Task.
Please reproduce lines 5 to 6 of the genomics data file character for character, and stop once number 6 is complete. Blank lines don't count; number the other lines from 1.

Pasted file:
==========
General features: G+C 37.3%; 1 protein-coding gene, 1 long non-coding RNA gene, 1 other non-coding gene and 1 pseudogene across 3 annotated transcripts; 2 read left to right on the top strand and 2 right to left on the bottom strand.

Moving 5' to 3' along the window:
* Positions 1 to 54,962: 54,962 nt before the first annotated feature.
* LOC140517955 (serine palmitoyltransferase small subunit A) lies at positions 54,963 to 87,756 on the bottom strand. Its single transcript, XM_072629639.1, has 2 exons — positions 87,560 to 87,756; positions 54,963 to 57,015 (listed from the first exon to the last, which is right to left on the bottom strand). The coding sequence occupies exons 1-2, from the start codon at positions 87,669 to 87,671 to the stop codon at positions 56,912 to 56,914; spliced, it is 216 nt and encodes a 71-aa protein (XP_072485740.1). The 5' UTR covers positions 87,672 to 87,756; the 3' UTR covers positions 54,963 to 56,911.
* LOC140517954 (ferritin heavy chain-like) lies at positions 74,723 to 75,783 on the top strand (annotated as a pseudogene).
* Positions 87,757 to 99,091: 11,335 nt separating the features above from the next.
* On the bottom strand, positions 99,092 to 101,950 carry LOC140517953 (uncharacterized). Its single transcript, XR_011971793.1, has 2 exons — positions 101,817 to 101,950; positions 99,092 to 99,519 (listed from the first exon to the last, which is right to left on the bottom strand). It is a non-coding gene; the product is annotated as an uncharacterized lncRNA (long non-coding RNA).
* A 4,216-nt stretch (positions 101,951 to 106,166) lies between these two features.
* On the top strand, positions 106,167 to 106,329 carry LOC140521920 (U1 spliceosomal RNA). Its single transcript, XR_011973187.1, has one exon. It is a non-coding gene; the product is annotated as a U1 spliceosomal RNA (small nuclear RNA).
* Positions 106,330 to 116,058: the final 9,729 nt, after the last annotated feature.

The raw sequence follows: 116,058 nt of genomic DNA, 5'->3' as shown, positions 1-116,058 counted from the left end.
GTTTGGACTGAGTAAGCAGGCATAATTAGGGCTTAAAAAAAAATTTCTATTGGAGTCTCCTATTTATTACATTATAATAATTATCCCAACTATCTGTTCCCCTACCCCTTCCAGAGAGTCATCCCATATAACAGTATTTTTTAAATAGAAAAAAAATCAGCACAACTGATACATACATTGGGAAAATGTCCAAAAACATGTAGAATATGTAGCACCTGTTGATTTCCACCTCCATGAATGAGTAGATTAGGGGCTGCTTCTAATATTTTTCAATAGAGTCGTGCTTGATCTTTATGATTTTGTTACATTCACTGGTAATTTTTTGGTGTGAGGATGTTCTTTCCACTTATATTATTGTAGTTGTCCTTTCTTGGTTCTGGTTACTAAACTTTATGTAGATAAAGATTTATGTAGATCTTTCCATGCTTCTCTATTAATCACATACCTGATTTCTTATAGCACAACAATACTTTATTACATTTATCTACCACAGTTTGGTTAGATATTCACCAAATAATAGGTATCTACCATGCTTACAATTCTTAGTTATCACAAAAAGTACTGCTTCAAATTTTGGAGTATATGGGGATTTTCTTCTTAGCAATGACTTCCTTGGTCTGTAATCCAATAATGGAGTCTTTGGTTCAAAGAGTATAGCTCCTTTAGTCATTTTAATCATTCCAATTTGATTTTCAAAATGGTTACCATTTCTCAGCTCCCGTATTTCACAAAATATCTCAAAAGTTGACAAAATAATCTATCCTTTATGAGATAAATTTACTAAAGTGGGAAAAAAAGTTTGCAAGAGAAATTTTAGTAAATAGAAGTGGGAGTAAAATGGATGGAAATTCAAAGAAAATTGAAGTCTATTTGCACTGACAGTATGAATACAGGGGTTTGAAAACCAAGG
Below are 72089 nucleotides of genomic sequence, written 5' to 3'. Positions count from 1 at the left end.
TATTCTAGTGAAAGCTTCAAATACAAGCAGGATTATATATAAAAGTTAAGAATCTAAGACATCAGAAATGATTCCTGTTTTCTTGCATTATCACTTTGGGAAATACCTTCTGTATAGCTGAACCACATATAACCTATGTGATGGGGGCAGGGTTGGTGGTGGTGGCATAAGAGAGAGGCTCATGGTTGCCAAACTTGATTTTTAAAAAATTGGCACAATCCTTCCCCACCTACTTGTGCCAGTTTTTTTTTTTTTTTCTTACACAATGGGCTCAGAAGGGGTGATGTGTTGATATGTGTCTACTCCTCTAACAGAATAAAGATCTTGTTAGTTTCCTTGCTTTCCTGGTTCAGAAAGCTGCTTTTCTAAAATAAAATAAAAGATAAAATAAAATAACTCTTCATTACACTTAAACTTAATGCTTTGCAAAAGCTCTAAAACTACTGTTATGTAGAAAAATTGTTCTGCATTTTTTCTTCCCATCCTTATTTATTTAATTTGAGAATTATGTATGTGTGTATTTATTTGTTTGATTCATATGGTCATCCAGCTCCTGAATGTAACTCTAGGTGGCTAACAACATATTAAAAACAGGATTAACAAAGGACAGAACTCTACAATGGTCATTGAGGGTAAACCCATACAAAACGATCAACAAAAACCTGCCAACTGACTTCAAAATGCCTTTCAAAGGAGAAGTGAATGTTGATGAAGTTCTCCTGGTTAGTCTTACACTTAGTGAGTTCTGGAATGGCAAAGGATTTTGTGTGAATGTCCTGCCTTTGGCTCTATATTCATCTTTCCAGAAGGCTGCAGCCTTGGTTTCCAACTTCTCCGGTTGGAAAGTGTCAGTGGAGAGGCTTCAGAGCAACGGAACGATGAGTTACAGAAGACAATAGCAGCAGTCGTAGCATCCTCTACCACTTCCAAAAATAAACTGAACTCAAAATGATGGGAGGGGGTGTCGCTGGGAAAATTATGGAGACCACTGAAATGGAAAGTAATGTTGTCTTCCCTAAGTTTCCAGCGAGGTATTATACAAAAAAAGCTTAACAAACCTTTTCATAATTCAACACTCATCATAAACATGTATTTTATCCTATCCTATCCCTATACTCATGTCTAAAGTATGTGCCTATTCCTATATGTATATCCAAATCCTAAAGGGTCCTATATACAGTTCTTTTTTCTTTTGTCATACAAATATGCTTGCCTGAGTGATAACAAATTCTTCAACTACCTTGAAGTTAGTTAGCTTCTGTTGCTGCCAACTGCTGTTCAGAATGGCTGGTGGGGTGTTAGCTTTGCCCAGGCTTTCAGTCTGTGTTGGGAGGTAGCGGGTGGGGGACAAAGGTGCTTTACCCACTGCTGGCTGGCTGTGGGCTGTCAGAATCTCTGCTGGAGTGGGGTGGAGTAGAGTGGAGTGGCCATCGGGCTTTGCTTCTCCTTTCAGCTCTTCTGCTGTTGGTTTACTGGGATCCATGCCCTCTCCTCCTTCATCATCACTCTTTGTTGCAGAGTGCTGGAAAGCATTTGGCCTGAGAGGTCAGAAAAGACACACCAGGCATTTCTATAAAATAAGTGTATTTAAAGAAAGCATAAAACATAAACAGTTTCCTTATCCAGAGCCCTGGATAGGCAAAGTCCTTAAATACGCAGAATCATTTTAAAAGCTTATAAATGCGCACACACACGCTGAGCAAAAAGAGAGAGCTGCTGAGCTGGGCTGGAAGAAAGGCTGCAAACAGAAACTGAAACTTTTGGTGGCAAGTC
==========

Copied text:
* LOC140517954 (ferritin heavy chain-like) lies at positions 74,723 to 75,783 on the top strand (annotated as a pseudogene).
* Positions 87,757 to 99,091: 11,335 nt separating the features above from the next.